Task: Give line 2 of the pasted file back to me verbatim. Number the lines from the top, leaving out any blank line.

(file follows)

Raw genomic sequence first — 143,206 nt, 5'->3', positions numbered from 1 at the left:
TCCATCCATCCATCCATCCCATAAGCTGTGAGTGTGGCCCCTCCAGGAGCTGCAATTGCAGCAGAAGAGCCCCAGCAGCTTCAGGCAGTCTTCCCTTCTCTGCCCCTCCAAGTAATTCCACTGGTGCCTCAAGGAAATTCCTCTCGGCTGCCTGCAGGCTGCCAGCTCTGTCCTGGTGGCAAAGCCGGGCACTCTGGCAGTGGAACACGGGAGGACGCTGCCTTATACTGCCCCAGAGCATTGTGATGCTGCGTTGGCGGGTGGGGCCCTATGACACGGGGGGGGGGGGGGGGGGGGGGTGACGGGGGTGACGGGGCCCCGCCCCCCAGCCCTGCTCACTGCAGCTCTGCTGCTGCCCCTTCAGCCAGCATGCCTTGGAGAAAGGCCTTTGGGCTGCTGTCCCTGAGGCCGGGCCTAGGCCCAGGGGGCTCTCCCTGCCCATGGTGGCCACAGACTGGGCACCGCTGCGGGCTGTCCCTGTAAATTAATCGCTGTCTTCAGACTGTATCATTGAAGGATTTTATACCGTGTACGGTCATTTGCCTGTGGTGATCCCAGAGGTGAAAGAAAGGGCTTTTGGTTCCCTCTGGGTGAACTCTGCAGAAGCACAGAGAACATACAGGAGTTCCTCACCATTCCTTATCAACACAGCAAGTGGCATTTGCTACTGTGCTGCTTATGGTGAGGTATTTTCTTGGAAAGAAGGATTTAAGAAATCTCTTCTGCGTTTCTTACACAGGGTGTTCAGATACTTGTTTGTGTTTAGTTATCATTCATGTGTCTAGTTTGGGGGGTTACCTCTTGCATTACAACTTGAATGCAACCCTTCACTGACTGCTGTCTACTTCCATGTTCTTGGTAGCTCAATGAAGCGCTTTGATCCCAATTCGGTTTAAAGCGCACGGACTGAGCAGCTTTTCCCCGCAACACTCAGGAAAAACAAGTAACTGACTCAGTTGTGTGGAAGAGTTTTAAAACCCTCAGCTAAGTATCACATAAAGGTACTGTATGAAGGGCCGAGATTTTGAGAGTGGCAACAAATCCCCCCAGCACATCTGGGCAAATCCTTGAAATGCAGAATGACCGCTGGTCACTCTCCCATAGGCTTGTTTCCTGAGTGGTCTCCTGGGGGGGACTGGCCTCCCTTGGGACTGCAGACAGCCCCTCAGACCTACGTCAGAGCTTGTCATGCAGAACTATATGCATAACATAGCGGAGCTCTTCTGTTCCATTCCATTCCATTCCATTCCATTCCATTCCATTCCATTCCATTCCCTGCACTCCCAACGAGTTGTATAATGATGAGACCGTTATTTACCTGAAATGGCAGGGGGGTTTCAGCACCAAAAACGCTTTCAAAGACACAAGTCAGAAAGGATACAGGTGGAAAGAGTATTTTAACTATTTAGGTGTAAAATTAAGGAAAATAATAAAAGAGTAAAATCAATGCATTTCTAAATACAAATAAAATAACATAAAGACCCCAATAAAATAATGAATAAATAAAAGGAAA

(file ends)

TCCATCCATCCATCCATCCCATAAGCTGTGAGTGTGGCCCCTCCAGGAGCTGCAATTGCAGCAGAAGAGCCCCAGCAGCTTCAGGCAGTCTTCCCTTCTCTGCCCCTCCAAGTAATTCCACTGGTGCCTCAAGGAAATTCCTCTCGGCTGCCTGCAGGCTGCCAGCTCTGTCCTGGTGGCAAAGCCGGGCACTCTGGCAGTGGAACACGGGAGGACGCTGCCTTATACTGCCCCAGAGCATTGTGATGCTGCGTTGGCGGGTGGGGCCCTATGACACGGGGGGGGGGGGGGGGGGGGGGTGACGGGGGTGACGGGGCCCCGCCCCCCAGCCCTGCTCACTGCAGCTCTGCTGCTGCCCCTTCAGCCAGCATGCCTTGGAGAAAGGCCTTTGGGCTGCTGTCCCTGAGGCCGGGCCTAGGCCCAGGGGGCTCTCCCTGCCCATGGTGGCCACAGACTGGGCACCGCTGCGGGCTGTCCCTGTAAATTAATCGCTGTCTTCAGACTGTATCATTGAAGGATTTTATACCGTGTACGGTCATTTGCCTGTGGTGATCCCAGAGGTGAAAGAAAGGGCTTTTGGTTCCCTCTGGGTGAACTCTGCAGAAGCACAGAGAACATACAGGAGTTCCTCACCATTCCTTATCAACACAGCAAGTGGCATTTGCTACTGTGCTGCTTATGGTGAGGTATTTTCTTGGAAAGAAGGATTTAAGAAATCTCTTCTGCGTTTCTTACACAGGGTGTTCAGATACTTGTTTGTGTTTAGTTATCATTCATGTGTCTAGTTTGGGGGGTTACCTCTTGCATTACAACTTGAATGCAACCCTTCACTGACTGCTGTCTACTTCCATGTTCTTGGTAGCTCAATGAAGCGCTTTGATCCCAATTCGGTTTAAAGCGCACGGACTGAGCAGCTTTTCCCCGCAACACTCAGGAAAAACAAGTAACTGACTCAGTTGTGTGGAAGAGTTTTAAAACCCTCAGCTAAGTATCACATAAAGGTACTGTATGAAGGGCCGAGATTTTGAGAGTGGCAACAAATCCCCCCAGCACATCTGGGCAAATCCTTGAAATGCAGAATGACCGCTGGTCACTCTCCCATAGGCTTGTTTCCTGAGTGGTCTCCTGGGGGGGACTGGCCTCCCTTGGGACTGCAGACAGCCCCTCAGACCTACGTCAGAGCTTGTCATGCAGAACTATATGCATAACATAGCGGAGCTCTTCTGTTCCATTCCATTCCATTCCATTCCATTCCATTCCATTCCATTCCATTCCCTGCACTCCCAACGAGTTGTATAATGATGAGACCGTTATTTACCTGAAATGGCAGGGGGGTTTCAGCACCAAAAACGCTTTCAAAGACACAAGTCAGAAAGGATACAGGTGGAAAGAGTATTTTAACTATTTAGGTGTAAAATTAAGGAAAATAATAAAAGAGTAAAATCAATGCATTTCTAAATACAAATAAAATAACATAAAGACCCCAATAAAATAATGAATAAATAAAAGGAAA